Brief Research on Emily Carr

American female artists, hailing from none other than the beautiful country of Canada. Emily Carr was born to British immigrant parents on the thirteenth of December, 1871. She grew up alongside nine siblings in the town of Victoria, British Columbia. As a child she often drew pictures but was not overly exuberant about it. Her true passion for art began when she was orphaned as a teenager. Her desire to create art and express herself were probably fueled by the raw emotion caused by the deaths of her parents. At the age of nineteen Carr moved to San Francisco and studied art at the California

School of Design. When she finished her studies she returned to Victoria and taught art to school children. Using the money she gained from teaching she attempted to attend the Westminster School of Art in England. These plans did not work out and she traveled to Secrecy-en-brie, France. There she was instructed by an artist named Phalanx Gibbs who helped her develop a new, radical style of art. Once returning to Canada, the majority of her artistic works were based on native culture and/or landscapes. She received an offer to exhibit some of her work at the National Gallery f Canada.

Through this experience she gained artistic recognition and made connections with other significant Canadian artists. As she grew older she focused more heavily on producing literary works rather than visual ones. Her first was entitled “Kale Wick” in 1941 it won a Governor General’s Literary award. She wrote five books in total, her final work “Growing Pains” was published after her death in 1945. One prominent reason why her achievements are so monumental is because she was able to leave a powerful mark during a time period where women were systematically pressed.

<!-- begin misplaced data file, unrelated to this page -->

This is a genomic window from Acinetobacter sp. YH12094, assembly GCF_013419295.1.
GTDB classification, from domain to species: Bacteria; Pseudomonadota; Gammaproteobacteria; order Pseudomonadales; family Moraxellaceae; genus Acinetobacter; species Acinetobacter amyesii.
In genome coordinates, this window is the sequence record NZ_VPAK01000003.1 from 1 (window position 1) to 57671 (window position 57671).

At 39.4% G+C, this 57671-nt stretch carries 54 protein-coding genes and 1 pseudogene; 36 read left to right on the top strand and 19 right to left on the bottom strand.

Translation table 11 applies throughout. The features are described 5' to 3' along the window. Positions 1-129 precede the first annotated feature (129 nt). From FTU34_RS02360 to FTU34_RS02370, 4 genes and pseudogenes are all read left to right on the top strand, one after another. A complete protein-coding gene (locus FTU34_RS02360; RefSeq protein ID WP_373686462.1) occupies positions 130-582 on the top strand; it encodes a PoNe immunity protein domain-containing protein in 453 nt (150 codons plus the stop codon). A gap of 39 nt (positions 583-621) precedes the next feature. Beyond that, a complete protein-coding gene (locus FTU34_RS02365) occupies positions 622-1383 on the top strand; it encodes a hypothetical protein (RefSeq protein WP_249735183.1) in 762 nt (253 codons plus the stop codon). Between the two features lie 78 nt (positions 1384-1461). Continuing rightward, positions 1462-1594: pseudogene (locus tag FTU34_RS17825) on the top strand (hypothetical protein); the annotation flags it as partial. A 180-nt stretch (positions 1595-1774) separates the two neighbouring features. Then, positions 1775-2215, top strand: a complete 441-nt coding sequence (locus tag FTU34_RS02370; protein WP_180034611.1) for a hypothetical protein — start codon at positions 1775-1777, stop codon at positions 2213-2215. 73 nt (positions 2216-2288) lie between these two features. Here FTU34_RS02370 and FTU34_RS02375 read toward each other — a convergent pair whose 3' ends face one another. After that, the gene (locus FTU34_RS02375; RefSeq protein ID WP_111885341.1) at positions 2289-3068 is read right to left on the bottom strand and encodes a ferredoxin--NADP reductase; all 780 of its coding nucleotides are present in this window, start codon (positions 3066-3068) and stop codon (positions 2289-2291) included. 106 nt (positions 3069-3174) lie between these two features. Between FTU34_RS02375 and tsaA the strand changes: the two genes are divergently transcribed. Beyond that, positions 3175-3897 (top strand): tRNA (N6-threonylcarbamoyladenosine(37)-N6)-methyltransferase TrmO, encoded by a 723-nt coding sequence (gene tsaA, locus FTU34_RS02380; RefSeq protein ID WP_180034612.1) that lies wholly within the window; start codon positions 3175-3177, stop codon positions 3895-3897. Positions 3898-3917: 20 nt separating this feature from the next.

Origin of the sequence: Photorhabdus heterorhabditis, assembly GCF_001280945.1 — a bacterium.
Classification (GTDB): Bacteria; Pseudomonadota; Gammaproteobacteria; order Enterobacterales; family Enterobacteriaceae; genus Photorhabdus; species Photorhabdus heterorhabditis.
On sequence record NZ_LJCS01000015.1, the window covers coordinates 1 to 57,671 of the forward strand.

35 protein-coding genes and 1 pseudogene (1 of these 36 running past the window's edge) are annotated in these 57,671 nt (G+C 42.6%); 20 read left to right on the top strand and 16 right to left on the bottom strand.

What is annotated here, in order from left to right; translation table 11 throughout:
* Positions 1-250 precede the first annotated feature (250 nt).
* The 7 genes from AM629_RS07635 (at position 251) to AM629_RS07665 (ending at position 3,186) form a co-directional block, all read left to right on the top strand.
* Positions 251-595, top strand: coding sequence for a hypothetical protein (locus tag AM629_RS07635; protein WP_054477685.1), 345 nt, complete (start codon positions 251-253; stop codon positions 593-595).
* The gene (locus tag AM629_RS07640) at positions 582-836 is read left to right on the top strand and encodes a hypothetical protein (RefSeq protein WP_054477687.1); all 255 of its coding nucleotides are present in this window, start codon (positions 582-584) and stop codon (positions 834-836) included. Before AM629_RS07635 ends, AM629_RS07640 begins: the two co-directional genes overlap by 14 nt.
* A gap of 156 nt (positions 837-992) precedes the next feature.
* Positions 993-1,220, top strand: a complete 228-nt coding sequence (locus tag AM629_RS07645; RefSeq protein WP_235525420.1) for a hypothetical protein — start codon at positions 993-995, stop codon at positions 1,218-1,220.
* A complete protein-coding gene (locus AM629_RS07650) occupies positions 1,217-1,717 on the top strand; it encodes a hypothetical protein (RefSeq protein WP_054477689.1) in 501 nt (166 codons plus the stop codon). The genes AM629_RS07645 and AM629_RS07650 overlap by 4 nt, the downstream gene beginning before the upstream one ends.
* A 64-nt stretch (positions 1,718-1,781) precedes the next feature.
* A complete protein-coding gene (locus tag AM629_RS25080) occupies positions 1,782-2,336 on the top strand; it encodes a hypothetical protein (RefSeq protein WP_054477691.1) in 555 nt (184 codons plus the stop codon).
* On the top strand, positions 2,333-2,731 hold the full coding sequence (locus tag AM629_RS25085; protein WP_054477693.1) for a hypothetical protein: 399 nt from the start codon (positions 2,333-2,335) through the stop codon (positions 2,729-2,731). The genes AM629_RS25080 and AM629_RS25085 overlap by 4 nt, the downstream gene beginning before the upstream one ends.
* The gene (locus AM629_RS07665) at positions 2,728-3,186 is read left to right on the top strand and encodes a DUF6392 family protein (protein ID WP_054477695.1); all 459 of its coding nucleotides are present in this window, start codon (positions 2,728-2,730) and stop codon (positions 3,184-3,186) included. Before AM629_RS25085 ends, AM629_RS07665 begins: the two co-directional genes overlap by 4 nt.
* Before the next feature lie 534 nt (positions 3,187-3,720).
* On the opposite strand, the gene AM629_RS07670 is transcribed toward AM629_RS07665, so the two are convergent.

She was able to fight the obstacles set in front of her by society sexism and influence hundreds of thousands of people worldwide through her powerful publications. Many people commend Emily for bringing positive attention to aboriginal cultures by painting and writing about them during a time where they were normally denounced as savage and unsanitary. She was an excellent citizen because she brought art to the people of her local community, not to mention people in Canada and people all around the world! Brief Research on Emily Carr (Civics) By suburb